KISSIMMEE, Fla. - Atlanta Braves prospect Tim Gustafson and the other rehabbing pitchers sometimes compare scars.
"Mine is a little longer," said Gustafson, displaying the 5-inch welt on the inside of his right elbow. "I guess it's because they had to take out bone spurs, too."
When the Braves minor-leaguers leave spring training in early April, Gustafson will be staying back at Disney's Wide World of Sports. The recovery from Tommy John reconstructive elbow surgery isn't a short one.
Gustafson - a former Parkview and Georgia Tech standout - had his first professional season cut short last year and will miss a good part of his second.
"Everything is all listed on a calendar," Gustafson said. "But I don't like having to flip all the pages."
Gustafson had surgery in Atlanta in September and reported to Florida in early January to begin his rehab program. He likely will be here through most of August, beginning his return to action in the rookie-level Gulf Coast League.
"Don't get me wrong, Orlando is a nice place," Gustafson said. "But I'm trying to get away as soon as I can."
Shoulder problems curtailed Gustafson in his junior year at Georgia Tech, dropping him to the ninth round in the 2006 draft. Then last season at Class A Rome ended a month early.
"I came back stronger than ever from the shoulder," the 23-year-old said. "Hopefully it will be the same with my elbow."
Gustafson got off to a good start at Rome. He posted a 3.33 ERA in five April starts and had 24 strikeouts in 241/3 innings.
Things went downhill from there, however. After a start in late July, Gustafson could hardly straighten out his arm.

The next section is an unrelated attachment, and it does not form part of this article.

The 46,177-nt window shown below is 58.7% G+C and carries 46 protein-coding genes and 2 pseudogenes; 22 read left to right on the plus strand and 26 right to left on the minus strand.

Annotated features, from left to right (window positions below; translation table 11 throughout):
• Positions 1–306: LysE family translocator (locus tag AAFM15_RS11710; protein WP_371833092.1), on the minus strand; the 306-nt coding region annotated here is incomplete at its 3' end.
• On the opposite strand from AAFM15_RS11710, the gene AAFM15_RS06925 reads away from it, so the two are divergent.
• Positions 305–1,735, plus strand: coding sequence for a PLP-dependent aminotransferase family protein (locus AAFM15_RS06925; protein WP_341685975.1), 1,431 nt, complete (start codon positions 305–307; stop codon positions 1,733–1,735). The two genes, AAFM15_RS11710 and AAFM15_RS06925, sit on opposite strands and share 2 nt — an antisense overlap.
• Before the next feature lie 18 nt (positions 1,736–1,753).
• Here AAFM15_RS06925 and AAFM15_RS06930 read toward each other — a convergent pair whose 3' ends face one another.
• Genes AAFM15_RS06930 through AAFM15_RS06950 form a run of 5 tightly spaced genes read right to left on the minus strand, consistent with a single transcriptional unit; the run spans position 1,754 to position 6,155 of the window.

Gustafson and the Braves hoped it was just bone spurs causing the problem, but that wasn't the case. Ligament surgery was necessary, with Braves physician Dr. Xavier Duralde performing it at Piedmont Hospital.
"He said the ligament was gray, beat up and battered," Gustafson said. "So it wasn't a new injury. I don't know how long I had been pitching with it. But I know that my arm wasn't right."
Gustafson is playing catch from 125 feet now and should be able to get on the mound in April, although he'll just be throwing at about 50 percent.
"It will be a long process of bullpen sessions," he said.
When the Gulf Coast League season starts in June, Gustafson hopes to be ready to pitch in a game.
Initially, Gustafson will be working one-inning stints. When he gets up to about 75 pitches, it will be time to escape from Florida.
"Maybe I'll be ready to help one of our teams in the playoffs," Gustafson said.
But he knows better than to get too far ahead of himself.
"I know I have to be patient and not try to rush things," Gustafson said.
At least Gustafson has a former Georgia Tech teammate to room with. Lee Hyde, from Fayetteville, had elbow surgery last season as well and is also in the rehab program.
"We've tried to make the hotel room feel as much like home as we can," Gustafson said.
When Gustafson and Hyde were young, they would have probably loved six to eight months just outside the gates to the Magic Kingdom. But not know.
"Even Disney World gets old," Gustafson said.
SideBar: THE GUSTAFSON FILE
Who: Tim Gustafson
Position: Right-handed pitcher in Braves organization, ninth-round draft choice in 2006
Size: 6-foot-3, 210 pounds
College: Georgia Tech
High School: Parkview
2007 stats: 3-8 with 5.01 ERA and 93 strikeouts in 1111/3 innings over 22 games at Class A Rome before going on disabled list Aug. 1
Noteworthy: Rehabbing after undergoing reconstructive elbow surgery in September; played with Jeff Francoeur and Clint Sammons of the Braves at Parkview, winning three state championships in football and two in baseball